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Re: (eternity) Eternity as a secure filesystem/backup medium (fwd)

>> The basic idea is as follows:  The fundamental eternity service is 
>> free to readers, and is financed entirely by writers.  The writers 
>> supply the disk space, the network bandwidth, and possibly pay for 
>> the software to support all this.
>It is clear that there are two diametricaly opposed models of payment
>mechanisms and who those costs should fall on; producers or consumers.
>I personaly have no faith in systems where the producers bear the burden of
>the costs since they have no clear mechanism to obtain the funds to finance
>the enterprise in the first place.

Assume the existence of a for-profit service provider.
The service provider needs to cover the costs of the service,
plus enough profit to make the effort interesting.
The prices charged need to reflect the costs (or be higher)
or the service provider can't make money and goes out of business.
So what are the costs, and who can be talked into paying for them?

1) Storage of information - Storage currently costs < $1/MB for raw disk, 
and getting cheaper by the minute, but sysadmins, lawyers, etc.
cost money and they're not getting cheaper as fast.
The costs of the equipment for permanent storage are probably about
10-50% more than the costs for storing for 5 years;
the costs of administration (assuming inflation is limited to
some small number) can be covered by an annuity.
Every technology upgrade or two you need to copy the archives to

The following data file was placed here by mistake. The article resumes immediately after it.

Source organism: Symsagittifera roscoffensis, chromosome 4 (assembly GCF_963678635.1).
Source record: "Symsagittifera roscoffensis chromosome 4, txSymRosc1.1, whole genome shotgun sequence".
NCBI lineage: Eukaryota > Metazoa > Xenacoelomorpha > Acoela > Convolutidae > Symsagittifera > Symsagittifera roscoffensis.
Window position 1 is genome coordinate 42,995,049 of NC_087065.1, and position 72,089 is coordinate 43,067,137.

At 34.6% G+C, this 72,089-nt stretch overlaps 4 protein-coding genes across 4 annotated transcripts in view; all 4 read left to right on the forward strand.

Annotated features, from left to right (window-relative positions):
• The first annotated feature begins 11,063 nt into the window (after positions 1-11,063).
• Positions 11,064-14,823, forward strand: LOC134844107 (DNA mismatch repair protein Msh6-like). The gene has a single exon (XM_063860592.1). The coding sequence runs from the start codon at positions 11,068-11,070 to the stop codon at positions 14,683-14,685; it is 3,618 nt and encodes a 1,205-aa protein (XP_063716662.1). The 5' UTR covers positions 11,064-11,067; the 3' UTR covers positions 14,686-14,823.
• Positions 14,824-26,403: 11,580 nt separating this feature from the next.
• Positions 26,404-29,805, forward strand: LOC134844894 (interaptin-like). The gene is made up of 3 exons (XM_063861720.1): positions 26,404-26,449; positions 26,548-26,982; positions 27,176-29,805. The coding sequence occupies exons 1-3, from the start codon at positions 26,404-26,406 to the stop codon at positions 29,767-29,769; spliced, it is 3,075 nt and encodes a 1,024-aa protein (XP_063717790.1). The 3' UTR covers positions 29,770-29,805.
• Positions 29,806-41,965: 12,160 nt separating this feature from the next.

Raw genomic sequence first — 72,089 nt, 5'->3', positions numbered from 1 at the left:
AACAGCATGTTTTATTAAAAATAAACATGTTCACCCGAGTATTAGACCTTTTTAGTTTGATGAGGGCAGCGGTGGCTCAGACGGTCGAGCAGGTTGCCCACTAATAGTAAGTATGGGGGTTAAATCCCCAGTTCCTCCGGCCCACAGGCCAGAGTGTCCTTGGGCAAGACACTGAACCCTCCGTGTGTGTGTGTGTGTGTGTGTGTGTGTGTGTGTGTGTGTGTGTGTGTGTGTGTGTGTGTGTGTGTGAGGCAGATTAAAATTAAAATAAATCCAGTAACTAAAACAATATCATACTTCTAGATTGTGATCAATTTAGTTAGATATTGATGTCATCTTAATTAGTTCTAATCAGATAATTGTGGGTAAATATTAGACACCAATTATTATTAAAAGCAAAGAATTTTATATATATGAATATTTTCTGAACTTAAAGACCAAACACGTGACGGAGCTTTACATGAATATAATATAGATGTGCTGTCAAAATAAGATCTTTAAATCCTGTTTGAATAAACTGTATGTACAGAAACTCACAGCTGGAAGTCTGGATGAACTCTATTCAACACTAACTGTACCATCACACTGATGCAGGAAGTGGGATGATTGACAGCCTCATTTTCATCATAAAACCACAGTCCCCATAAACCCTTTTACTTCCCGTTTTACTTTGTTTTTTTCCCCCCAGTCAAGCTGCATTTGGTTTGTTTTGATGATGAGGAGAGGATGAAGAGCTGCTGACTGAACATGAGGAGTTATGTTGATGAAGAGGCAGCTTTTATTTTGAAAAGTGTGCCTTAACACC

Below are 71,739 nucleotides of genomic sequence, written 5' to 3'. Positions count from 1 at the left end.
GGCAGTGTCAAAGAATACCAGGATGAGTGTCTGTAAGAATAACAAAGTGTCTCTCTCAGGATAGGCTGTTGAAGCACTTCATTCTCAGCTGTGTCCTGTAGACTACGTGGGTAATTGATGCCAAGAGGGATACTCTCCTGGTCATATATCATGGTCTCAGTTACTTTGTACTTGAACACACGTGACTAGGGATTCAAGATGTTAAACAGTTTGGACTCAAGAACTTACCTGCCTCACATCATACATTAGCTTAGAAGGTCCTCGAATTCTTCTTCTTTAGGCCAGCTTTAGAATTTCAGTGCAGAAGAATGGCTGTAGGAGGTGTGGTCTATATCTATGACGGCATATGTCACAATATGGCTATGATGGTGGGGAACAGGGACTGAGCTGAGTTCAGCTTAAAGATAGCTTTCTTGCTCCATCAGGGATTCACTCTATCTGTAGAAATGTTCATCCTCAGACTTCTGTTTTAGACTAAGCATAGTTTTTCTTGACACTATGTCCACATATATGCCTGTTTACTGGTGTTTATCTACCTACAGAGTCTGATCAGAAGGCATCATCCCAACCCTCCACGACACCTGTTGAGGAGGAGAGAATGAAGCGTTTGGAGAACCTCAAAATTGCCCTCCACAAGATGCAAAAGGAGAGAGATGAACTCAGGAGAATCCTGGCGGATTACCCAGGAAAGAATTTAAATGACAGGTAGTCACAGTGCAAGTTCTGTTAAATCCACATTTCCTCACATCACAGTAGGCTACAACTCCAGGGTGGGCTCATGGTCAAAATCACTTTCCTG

new storage media, and data that doesn't get accessed often may
get migrated out to slower or perhaps even offline media;
storage contracts need to reflect that retrieving data that hasn't
been accessed in a while may involve some delay.

2) Transmission of information - Roughly proportional to MB/time -
unlike storage, this one's not predictable, unless the provider and
author agree in advance (e.g. N free accesses per year, per password.)
So the provider could charge the reader for access, or use advertising
banners to fund retrieval costs (if that remains a valid model
for financing the web over the next N years, especially if the
readers retrieve data through anonymizers.)

3) Legal defense - This one's harder to predict :-)  
The current US climate is that service providers are relatively immune 
as long as they cooperate with subpoenas and court orders,
discourage copyright violators, and avoid having legal knowledge of
the contents of their sites, but that could change.

>Why should these two individuals pay to have their data dissiminated to
>anyone who wants it?  It certainly isn't going to improve their social,
>political, or professional standing since the server will anonymize the

If they want their names known, they can include them in the contents
of the data that readers retrieve, independent of what the server does.
(Of course, they can forge other peoples' names as well :-)
And they can use pseudonyms, with or without digital signatures,
and accumulate reputation capital under those nyms.
If they want to collect money from the readers, that's independent -
they may be able to include advertising, or may sell the decryption
keys to the data for digicash or information using some contact mechanism,
or they may just be publishing their manifestos for The True Cause.
Bill Stewart, [email protected]
PGP Fingerprint D454 E202 CBC8 40BF  3C85 B884 0ABE 4639